Queer Places:
Alte St. Matthew's Church, Großgörschenstraße 12-14, 10829 Berlin
Kitty-Kuse-Platz, 10829 Berlin, Germany

HomeKäthe 'Kitty' Kuse (born 17 March 1904 in Schöneberg near Berlin as Hedwig Emma Käthe Kuse[1]; † 7 November 1999 in Berlin) was an activist of lesbian emancipation in Germany after the Second World War. She founded the first group for older lesbian women and was the founder, editor and author of the monthly magazine UKZ – Our Little Newspaper.

Kitty Kuse grew up in a left-wing working-class milieu in Berlin-Schöneberg. After primary school and vocational training, she worked as a commercial clerk. During the Nazi era, Kitty Kuse did not enter the Nazi Group and was not a member of any Nazi organization. She was unemployed for a long time and later worked as a puncher on the assembly line. She hid her sexual identity and considered using a male first name. [2][3] A doctor from Magnus Hirschfeld's Institute of Sexology advised her not to register with the Nazis.[3] Lesbians who were persecuted as Jewish supported them. So Gertrude Sandmann brought food across Berlin into hiding. After the Second World War she lived in East Berlin,completed her Abitur and studied economics.[2] Before the construction of the Berlin Wall, she moved with her partner to West Berlin. In the 1950s and 1960s, lesbian sexuality was not punishable, "but the repression against any way of life that did not correspond to the classical family image and the ideal of housewives' marriage continued. Women-loving women were subjected to massive marriage pressures, forcing them to live a double life and denying their sexual orientation. The taboo had such a far effect that even today the words 'lesbian' or 'lesbian' are hardly pronounceable for witnesses of this time".[4] In the feminist movement of the 1970s, the name 'lesbian' was converted from a discriminatory to a positive resistant name.[5] Kitty Kuse founded the group "L 74" together with other women in November 1974. "L" stood for Lesbos, "74" for the founding year. In the group, older working or already retired women first met in the premises of the Gay Action West Berlin (HAW). Some of them had still come to know lesbian culture in the Weimar period.[6] It was the first association of older lesbians whose realities of life differed from those of younger ones in the movement. Gertrude Sandmann and her partner Tamara Streck were among the occasional employees. From February 1975, Kuse published the small-format monthly magazine of the group UKZ – Our Small Newspaper, which existed until 2001.[8][8][9] Sandmann's drawing Lovers illustrated the cover for years. The publication should help to make homophobia and sexism visible in society and encourage lesbian women to step out of isolation. "Kitty Kuse was never a femme fatale and yet lived beyond all conventions. She had had relationships with women since the age of 16 and yet never had contact with the dazzling subculture of the Weimar period. Kitty Kuse accomplished the feat of swimming with the current and yet living against the grain." – Ilse Kokula.[10] On Kuse's 112th birthday, a memorial stone for Kitty Kuse was laid as part of the 160th anniversary of the Alte St. Matthew's Church in Berlin and the Berlin Women's March 2016,[11] to commemorate the pioneer of the lesbian movement. Eva Rieger and Christiane von Lengerke paid tribute to her life. [12][13] In June 2017, a green area in Berlin-Schöneberg was named Kitty-Kuse-Platz.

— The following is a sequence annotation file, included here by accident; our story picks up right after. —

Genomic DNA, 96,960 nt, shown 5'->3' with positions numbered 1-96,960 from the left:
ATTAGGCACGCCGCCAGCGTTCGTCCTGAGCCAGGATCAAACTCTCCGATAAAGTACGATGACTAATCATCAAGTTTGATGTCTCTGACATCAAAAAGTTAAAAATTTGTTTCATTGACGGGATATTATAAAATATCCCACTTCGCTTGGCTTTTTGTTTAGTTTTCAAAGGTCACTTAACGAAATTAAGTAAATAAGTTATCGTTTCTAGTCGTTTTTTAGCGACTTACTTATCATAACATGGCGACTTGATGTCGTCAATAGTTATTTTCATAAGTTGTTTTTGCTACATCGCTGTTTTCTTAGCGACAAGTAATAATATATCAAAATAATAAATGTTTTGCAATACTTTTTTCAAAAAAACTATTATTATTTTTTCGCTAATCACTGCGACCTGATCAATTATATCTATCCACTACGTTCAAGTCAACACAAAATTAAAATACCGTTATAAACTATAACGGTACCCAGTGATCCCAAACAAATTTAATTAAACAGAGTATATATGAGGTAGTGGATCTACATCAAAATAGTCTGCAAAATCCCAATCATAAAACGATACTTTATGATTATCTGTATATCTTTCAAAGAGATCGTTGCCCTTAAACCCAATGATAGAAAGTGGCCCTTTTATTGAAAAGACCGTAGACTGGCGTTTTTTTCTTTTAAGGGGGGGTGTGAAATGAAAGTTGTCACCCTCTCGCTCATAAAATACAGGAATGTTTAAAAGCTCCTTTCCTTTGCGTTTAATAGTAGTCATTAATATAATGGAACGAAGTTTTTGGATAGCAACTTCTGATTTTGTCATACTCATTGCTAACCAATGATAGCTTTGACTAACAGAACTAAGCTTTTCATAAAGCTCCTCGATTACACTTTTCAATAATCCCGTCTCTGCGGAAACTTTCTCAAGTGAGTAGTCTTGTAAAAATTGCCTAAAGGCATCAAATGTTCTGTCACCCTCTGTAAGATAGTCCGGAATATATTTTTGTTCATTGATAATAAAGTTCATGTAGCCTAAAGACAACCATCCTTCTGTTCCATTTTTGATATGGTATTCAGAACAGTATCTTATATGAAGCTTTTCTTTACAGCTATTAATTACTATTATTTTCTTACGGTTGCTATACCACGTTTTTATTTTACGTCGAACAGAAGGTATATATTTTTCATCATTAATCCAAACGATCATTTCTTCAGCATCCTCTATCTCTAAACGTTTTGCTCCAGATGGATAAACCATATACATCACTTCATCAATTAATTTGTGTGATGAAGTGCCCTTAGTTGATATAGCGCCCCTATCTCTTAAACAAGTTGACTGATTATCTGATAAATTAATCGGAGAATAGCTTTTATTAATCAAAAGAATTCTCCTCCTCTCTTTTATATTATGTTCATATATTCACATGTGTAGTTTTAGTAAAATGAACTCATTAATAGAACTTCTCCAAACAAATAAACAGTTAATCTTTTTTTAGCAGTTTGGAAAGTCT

My published books:

See my published books


  1. Toth, Emily; Seyersted, Per (1998). Kate Chopin's Private Papers. Indiana University Press. p. 297. Retrieved 3 January 2018.